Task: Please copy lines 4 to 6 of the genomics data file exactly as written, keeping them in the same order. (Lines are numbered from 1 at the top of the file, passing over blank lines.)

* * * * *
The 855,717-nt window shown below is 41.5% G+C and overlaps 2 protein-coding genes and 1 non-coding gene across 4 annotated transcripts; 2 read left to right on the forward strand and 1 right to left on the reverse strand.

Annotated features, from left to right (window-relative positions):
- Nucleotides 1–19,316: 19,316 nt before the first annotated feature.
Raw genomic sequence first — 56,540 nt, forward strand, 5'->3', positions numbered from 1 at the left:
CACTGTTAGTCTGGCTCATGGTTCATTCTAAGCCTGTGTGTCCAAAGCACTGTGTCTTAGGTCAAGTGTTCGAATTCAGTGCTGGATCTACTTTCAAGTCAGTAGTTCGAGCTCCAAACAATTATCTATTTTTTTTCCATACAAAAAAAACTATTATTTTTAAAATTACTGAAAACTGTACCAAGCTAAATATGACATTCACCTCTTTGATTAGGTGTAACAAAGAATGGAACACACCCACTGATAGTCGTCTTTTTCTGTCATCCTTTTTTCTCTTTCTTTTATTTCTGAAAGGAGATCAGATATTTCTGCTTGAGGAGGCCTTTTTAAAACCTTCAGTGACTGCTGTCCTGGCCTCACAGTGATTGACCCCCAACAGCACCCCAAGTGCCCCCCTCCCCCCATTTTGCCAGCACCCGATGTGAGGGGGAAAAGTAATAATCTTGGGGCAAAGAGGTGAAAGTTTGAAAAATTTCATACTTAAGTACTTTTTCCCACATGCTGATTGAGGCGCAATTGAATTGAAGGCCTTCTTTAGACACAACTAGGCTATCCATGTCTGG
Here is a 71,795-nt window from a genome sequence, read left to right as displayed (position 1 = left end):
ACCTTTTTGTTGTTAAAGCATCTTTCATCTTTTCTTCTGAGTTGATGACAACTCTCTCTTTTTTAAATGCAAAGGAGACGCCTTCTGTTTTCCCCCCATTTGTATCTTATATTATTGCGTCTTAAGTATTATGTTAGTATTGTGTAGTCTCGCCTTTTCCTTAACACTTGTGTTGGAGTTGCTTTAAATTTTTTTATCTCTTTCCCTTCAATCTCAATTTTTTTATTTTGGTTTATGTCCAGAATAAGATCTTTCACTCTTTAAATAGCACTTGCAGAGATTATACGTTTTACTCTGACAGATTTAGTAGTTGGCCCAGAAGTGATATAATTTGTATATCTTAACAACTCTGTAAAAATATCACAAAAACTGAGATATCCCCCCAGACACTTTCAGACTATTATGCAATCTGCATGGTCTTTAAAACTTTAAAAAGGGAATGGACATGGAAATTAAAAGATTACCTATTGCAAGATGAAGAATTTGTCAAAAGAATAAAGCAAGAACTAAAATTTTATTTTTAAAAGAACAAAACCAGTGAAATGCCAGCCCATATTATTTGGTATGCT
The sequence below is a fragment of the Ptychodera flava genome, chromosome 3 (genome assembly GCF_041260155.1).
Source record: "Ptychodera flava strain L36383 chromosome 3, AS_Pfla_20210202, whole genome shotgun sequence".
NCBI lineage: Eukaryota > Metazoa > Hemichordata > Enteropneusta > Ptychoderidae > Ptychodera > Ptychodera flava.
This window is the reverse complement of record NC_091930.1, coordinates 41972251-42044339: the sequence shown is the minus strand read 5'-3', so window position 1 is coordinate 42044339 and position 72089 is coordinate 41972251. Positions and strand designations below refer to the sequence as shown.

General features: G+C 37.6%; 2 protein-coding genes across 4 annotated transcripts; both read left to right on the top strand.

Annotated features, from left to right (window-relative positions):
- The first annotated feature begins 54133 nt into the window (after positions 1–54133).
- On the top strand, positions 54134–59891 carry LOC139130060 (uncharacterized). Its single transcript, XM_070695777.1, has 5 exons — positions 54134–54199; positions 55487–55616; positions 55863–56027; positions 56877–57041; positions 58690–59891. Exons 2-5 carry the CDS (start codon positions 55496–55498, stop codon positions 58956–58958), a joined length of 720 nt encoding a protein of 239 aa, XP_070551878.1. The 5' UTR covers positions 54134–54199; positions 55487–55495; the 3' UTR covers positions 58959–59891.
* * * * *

Raw genomic sequence first — 56,540 nt, forward strand, 5'->3', positions numbered from 1 at the left:
CACTGTTAGTCTGGCTCATGGTTCATTCTAAGCCTGTGTGTCCAAAGCACTGTGTCTTAGGTCAAGTGTTCGAATTCAGTGCTGGATCTACTTTCAAGTCAGTAGTTCGAGCTCCAAACAATTATCTATTTTTTTTCCATACAAAAAAAACTATTATTTTTAAAATTACTGAAAACTGTACCAAGCTAAATATGACATTCACCTCTTTGATTAGGTGTAACAAAGAATGGAACACACCCACTGATAGTCGTCTTTTTCTGTCATCCTTTTTTCTCTTTCTTTTATTTCTGAAAGGAGATCAGATATTTCTGCTTGAGGAGGCCTTTTTAAAACCTTCAGTGACTGCTGTCCTGGCCTCACAGTGATTGACCCCCAACAGCACCCCAAGTGCCCCCCTCCCCCCATTTTGCCAGCACCCGATGTGAGGGGGAAAAGTAATAATCTTGGGGCAAAGAGGTGAAAGTTTGAAAAATTTCATACTTAAGTACTTTTTCCCACATGCTGATTGAGGCGCAATTGAATTGAAGGCCTTCTTTAGACACAACTAGGCTATCCATGTCTGG
Here is a 71,795-nt window from a genome sequence, read left to right as displayed (position 1 = left end):